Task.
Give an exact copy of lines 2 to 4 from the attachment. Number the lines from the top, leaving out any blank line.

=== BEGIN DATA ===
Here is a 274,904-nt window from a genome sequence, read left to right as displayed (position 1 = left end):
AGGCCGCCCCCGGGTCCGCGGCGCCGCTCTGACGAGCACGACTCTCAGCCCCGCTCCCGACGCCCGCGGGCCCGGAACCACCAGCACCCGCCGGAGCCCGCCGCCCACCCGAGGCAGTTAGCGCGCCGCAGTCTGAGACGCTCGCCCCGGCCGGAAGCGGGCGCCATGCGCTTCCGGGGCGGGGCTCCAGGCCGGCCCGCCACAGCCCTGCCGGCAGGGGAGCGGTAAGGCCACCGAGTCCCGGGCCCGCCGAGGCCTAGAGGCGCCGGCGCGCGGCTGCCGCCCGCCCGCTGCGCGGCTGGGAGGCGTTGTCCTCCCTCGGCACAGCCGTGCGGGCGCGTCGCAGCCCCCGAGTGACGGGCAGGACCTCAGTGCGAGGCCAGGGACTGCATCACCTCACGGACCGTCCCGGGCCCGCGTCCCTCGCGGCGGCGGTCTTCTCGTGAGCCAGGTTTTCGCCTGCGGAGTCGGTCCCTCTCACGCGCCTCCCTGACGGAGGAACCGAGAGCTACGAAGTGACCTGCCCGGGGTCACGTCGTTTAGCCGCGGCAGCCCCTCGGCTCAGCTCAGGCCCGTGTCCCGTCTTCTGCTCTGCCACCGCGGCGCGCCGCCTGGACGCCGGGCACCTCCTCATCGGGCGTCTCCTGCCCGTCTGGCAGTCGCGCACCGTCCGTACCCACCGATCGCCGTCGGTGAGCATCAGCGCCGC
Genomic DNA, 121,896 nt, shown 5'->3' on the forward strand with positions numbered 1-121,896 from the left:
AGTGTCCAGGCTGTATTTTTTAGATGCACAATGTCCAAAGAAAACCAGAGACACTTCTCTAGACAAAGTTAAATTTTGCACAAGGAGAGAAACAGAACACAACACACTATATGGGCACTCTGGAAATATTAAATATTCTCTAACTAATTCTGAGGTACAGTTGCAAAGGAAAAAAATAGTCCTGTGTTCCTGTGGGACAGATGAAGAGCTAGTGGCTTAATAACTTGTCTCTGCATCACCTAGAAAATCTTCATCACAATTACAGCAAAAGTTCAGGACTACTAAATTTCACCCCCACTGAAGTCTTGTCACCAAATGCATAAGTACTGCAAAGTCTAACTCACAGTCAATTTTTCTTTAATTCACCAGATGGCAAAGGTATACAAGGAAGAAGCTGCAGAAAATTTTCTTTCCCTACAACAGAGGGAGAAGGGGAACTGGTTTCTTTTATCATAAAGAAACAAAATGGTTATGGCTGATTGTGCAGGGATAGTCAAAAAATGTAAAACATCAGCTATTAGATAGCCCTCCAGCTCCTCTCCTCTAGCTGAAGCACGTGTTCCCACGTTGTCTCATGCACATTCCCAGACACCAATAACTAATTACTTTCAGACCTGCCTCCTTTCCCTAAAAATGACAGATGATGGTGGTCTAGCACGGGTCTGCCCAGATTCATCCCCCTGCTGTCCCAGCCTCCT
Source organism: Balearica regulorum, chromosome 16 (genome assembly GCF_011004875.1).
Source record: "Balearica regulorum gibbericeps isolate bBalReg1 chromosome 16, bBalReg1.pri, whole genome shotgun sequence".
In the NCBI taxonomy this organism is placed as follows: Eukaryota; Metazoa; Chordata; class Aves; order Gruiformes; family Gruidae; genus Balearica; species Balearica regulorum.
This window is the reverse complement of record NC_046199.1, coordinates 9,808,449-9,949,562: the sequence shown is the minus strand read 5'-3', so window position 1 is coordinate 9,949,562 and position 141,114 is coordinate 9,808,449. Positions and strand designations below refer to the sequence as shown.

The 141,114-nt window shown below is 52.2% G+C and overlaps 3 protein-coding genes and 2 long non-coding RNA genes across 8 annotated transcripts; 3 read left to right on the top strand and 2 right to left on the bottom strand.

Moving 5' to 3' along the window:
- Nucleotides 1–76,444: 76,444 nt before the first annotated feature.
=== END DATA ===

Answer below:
AGGCCGCCCCCGGGTCCGCGGCGCCGCTCTGACGAGCACGACTCTCAGCCCCGCTCCCGACGCCCGCGGGCCCGGAACCACCAGCACCCGCCGGAGCCCGCCGCCCACCCGAGGCAGTTAGCGCGCCGCAGTCTGAGACGCTCGCCCCGGCCGGAAGCGGGCGCCATGCGCTTCCGGGGCGGGGCTCCAGGCCGGCCCGCCACAGCCCTGCCGGCAGGGGAGCGGTAAGGCCACCGAGTCCCGGGCCCGCCGAGGCCTAGAGGCGCCGGCGCGCGGCTGCCGCCCGCCCGCTGCGCGGCTGGGAGGCGTTGTCCTCCCTCGGCACAGCCGTGCGGGCGCGTCGCAGCCCCCGAGTGACGGGCAGGACCTCAGTGCGAGGCCAGGGACTGCATCACCTCACGGACCGTCCCGGGCCCGCGTCCCTCGCGGCGGCGGTCTTCTCGTGAGCCAGGTTTTCGCCTGCGGAGTCGGTCCCTCTCACGCGCCTCCCTGACGGAGGAACCGAGAGCTACGAAGTGACCTGCCCGGGGTCACGTCGTTTAGCCGCGGCAGCCCCTCGGCTCAGCTCAGGCCCGTGTCCCGTCTTCTGCTCTGCCACCGCGGCGCGCCGCCTGGACGCCGGGCACCTCCTCATCGGGCGTCTCCTGCCCGTCTGGCAGTCGCGCACCGTCCGTACCCACCGATCGCCGTCGGTGAGCATCAGCGCCGC
Genomic DNA, 121,896 nt, shown 5'->3' on the forward strand with positions numbered 1-121,896 from the left:
AGTGTCCAGGCTGTATTTTTTAGATGCACAATGTCCAAAGAAAACCAGAGACACTTCTCTAGACAAAGTTAAATTTTGCACAAGGAGAGAAACAGAACACAACACACTATATGGGCACTCTGGAAATATTAAATATTCTCTAACTAATTCTGAGGTACAGTTGCAAAGGAAAAAAATAGTCCTGTGTTCCTGTGGGACAGATGAAGAGCTAGTGGCTTAATAACTTGTCTCTGCATCACCTAGAAAATCTTCATCACAATTACAGCAAAAGTTCAGGACTACTAAATTTCACCCCCACTGAAGTCTTGTCACCAAATGCATAAGTACTGCAAAGTCTAACTCACAGTCAATTTTTCTTTAATTCACCAGATGGCAAAGGTATACAAGGAAGAAGCTGCAGAAAATTTTCTTTCCCTACAACAGAGGGAGAAGGGGAACTGGTTTCTTTTATCATAAAGAAACAAAATGGTTATGGCTGATTGTGCAGGGATAGTCAAAAAATGTAAAACATCAGCTATTAGATAGCCCTCCAGCTCCTCTCCTCTAGCTGAAGCACGTGTTCCCACGTTGTCTCATGCACATTCCCAGACACCAATAACTAATTACTTTCAGACCTGCCTCCTTTCCCTAAAAATGACAGATGATGGTGGTCTAGCACGGGTCTGCCCAGATTCATCCCCCTGCTGTCCCAGCCTCCT